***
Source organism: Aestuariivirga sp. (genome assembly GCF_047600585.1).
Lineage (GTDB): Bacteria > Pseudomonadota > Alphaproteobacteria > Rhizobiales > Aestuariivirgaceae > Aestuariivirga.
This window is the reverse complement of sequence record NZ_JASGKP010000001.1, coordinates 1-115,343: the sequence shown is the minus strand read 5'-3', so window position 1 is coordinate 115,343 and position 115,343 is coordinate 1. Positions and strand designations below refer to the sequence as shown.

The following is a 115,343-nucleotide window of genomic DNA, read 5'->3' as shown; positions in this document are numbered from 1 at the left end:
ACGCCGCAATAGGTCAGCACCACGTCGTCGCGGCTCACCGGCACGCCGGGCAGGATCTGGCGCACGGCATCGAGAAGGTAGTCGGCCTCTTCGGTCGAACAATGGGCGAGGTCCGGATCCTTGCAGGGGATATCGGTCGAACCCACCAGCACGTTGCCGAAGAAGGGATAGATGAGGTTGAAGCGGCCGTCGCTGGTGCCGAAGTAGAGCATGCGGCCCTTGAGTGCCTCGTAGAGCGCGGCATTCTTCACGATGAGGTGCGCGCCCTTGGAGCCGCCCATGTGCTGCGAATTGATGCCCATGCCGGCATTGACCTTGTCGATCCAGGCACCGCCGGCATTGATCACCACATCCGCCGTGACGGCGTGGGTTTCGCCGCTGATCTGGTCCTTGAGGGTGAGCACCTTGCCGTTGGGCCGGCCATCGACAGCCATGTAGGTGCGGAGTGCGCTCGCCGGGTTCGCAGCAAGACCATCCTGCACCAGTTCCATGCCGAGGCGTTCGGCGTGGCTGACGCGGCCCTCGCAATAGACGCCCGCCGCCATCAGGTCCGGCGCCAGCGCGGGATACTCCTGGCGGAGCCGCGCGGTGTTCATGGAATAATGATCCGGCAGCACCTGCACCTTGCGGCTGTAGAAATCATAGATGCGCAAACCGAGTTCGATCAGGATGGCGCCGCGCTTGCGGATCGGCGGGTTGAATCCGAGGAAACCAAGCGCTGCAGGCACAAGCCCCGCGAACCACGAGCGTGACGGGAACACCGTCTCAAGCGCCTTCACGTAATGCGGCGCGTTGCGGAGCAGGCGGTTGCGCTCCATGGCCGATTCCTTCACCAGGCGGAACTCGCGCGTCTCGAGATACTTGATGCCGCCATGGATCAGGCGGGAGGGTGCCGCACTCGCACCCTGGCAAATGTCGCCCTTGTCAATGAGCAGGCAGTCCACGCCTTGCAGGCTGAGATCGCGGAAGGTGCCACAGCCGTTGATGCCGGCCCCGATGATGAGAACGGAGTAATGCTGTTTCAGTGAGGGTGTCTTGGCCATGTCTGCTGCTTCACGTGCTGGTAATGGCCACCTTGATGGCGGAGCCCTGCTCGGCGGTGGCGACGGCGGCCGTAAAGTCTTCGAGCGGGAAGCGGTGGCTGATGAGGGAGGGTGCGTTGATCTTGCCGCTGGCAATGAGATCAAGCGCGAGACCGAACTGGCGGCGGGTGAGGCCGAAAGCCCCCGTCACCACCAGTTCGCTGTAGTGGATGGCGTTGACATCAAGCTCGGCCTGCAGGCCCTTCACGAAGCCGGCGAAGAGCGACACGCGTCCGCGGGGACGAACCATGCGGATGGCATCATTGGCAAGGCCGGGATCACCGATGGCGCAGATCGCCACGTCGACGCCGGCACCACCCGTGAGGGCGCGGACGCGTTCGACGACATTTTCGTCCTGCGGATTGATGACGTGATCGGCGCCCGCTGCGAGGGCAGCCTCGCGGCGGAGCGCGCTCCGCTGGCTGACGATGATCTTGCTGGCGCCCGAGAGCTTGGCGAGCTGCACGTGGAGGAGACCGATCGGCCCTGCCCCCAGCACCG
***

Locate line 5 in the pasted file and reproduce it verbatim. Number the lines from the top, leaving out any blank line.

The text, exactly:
ACGCCGCAATAGGTCAGCACCACGTCGTCGCGGCTCACCGGCACGCCGGGCAGGATCTGGCGCACGGCATCGAGAAGGTAGTCGGCCTCTTCGGTCGAACAATGGGCGAGGTCCGGATCCTTGCAGGGGATATCGGTCGAACCCACCAGCACGTTGCCGAAGAAGGGATAGATGAGGTTGAAGCGGCCGTCGCTGGTGCCGAAGTAGAGCATGCGGCCCTTGAGTGCCTCGTAGAGCGCGGCATTCTTCACGATGAGGTGCGCGCCCTTGGAGCCGCCCATGTGCTGCGAATTGATGCCCATGCCGGCATTGACCTTGTCGATCCAGGCACCGCCGGCATTGATCACCACATCCGCCGTGACGGCGTGGGTTTCGCCGCTGATCTGGTCCTTGAGGGTGAGCACCTTGCCGTTGGGCCGGCCATCGACAGCCATGTAGGTGCGGAGTGCGCTCGCCGGGTTCGCAGCAAGACCATCCTGCACCAGTTCCATGCCGAGGCGTTCGGCGTGGCTGACGCGGCCCTCGCAATAGACGCCCGCCGCCATCAGGTCCGGCGCCAGCGCGGGATACTCCTGGCGGAGCCGCGCGGTGTTCATGGAATAATGATCCGGCAGCACCTGCACCTTGCGGCTGTAGAAATCATAGATGCGCAAACCGAGTTCGATCAGGATGGCGCCGCGCTTGCGGATCGGCGGGTTGAATCCGAGGAAACCAAGCGCTGCAGGCACAAGCCCCGCGAACCACGAGCGTGACGGGAACACCGTCTCAAGCGCCTTCACGTAATGCGGCGCGTTGCGGAGCAGGCGGTTGCGCTCCATGGCCGATTCCTTCACCAGGCGGAACTCGCGCGTCTCGAGATACTTGATGCCGCCATGGATCAGGCGGGAGGGTGCCGCACTCGCACCCTGGCAAATGTCGCCCTTGTCAATGAGCAGGCAGTCCACGCCTTGCAGGCTGAGATCGCGGAAGGTGCCACAGCCGTTGATGCCGGCCCCGATGATGAGAACGGAGTAATGCTGTTTCAGTGAGGGTGTCTTGGCCATGTCTGCTGCTTCACGTGCTGGTAATGGCCACCTTGATGGCGGAGCCCTGCTCGGCGGTGGCGACGGCGGCCGTAAAGTCTTCGAGCGGGAAGCGGTGGCTGATGAGGGAGGGTGCGTTGATCTTGCCGCTGGCAATGAGATCAAGCGCGAGACCGAACTGGCGGCGGGTGAGGCCGAAAGCCCCCGTCACCACCAGTTCGCTGTAGTGGATGGCGTTGACATCAAGCTCGGCCTGCAGGCCCTTCACGAAGCCGGCGAAGAGCGACACGCGTCCGCGGGGACGAACCATGCGGATGGCATCATTGGCAAGGCCGGGATCACCGATGGCGCAGATCGCCACGTCGACGCCGGCACCACCCGTGAGGGCGCGGACGCGTTCGACGACATTTTCGTCCTGCGGATTGATGACGTGATCGGCGCCCGCTGCGAGGGCAGCCTCGCGGCGGAGCGCGCTCCGCTGGCTGACGATGATCTTGCTGGCGCCCGAGAGCTTGGCGAGCTGCACGTGGAGGAGACCGATCGGCCCTGCCCCCAGCACCG